MillerCoors Sees the ROI in Conserving Water

meterhero-smallThis article is part of a series on “The ROI of Sustainability,” written with the support of MeterHero. MeterHero helps companies and organizations offset their water and energy footprints through consumer engagement. To follow along with the rest of the series, click here.

Sourcing more efficient barley is just one of the ways MillerCoors conserves water.
Sourcing more efficient barley is just one of the ways MillerCoors conserves water.

ROI of Sustainability a few weeks back with a conversation with McGee Young of MeterHero. Young told us that, for him, companies should emphasize two things when making the business case for sustainability: preparing for what will certainly be an uncertain future by focusing on resiliency, and engaging with and developing long-term relationships with customers.

This week, we spoke with Kim Marotta, sustainability director for MillerCoors Brewing Co. For Kim, the emphasis is also on increasing resiliency, particularly with respect to the company’s water supply. The business benefits to corporate responsibility at MillerCoors also involve stakeholder engagement, in its case primarily with employees and the growers that form the backbone of the company’s supply chain. Obviously, ensuring a continuous supply of high-quality water, as well as key agricultural ingredients, is in its strategic interest.

The conversation ranged back and forth over several different geographies, beginning with California. Just a few months ago, I wrote about MillerCoors’ Irwindale, California, brewery, focusing on the new solar installation that facilitated an improvement in the gallons of product per unit of energy. Now, because of the drought, the spotlight is on water.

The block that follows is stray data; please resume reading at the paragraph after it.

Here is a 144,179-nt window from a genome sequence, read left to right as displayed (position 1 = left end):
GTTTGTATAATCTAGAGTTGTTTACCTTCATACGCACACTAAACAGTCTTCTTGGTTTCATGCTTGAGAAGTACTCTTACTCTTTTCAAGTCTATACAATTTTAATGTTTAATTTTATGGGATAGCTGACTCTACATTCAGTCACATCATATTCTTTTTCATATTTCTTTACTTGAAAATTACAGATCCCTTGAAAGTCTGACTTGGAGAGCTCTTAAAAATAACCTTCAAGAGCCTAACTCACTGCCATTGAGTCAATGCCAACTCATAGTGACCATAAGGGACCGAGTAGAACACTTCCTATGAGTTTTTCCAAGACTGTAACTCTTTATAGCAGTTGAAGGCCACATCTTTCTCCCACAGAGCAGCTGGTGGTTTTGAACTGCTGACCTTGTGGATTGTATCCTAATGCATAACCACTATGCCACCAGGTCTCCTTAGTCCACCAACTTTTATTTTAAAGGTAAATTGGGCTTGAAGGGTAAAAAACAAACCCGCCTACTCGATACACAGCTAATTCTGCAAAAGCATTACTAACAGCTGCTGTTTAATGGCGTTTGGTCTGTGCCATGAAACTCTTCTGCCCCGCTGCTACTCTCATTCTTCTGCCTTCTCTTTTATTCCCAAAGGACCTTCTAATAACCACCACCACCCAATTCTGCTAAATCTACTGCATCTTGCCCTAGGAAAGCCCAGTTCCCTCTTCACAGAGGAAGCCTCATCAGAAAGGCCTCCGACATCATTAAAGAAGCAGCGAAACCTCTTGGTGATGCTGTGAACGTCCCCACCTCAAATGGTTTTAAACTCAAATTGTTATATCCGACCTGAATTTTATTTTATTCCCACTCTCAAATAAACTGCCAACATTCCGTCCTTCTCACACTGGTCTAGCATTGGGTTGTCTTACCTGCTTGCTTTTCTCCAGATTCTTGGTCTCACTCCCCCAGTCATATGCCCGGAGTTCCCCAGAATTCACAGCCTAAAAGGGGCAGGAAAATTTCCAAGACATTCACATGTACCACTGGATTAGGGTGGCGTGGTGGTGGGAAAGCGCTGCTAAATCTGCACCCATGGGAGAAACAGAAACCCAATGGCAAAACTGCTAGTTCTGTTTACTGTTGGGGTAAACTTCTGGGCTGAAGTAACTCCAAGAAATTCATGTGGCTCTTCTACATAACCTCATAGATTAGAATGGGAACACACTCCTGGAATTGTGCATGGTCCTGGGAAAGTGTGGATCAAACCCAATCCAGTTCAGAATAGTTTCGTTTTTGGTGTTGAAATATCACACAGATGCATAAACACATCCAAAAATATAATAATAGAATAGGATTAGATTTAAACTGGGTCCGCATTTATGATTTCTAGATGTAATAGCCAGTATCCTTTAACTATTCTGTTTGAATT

TriplePundit: Starting with current events, can you tell us what MillerCoors has been doing in California that could impact the drought there?

Kim Marotta: We have been working hand-in-hand for quite some time with the water master there, with the water district and with other stakeholders in that region. So, when Gov. Brown asked for across-the-board water reductions, we had already been working aggressively in that area. Since 2009, we’ve saved over 186 million gallons of water at that [Irwindale] brewery. At the same time, look at what is happening in Texas with all the flooding. We’ve been working at the Trinity watershed near Fort Worth, which supplies 40 percent of the water to Texans.

3p: You’ve been working there to help conserve water. But what can be done to prepare for a flood?

KM: We’ve been involved in a project known as Water As A Crop. Thanks to the success of the pilot, 117 landowners throughout the Trinity River Basin now participate in the Chambers Creek National Water Quality Initiative, and have committed to improving practices on 28,000 acres of land.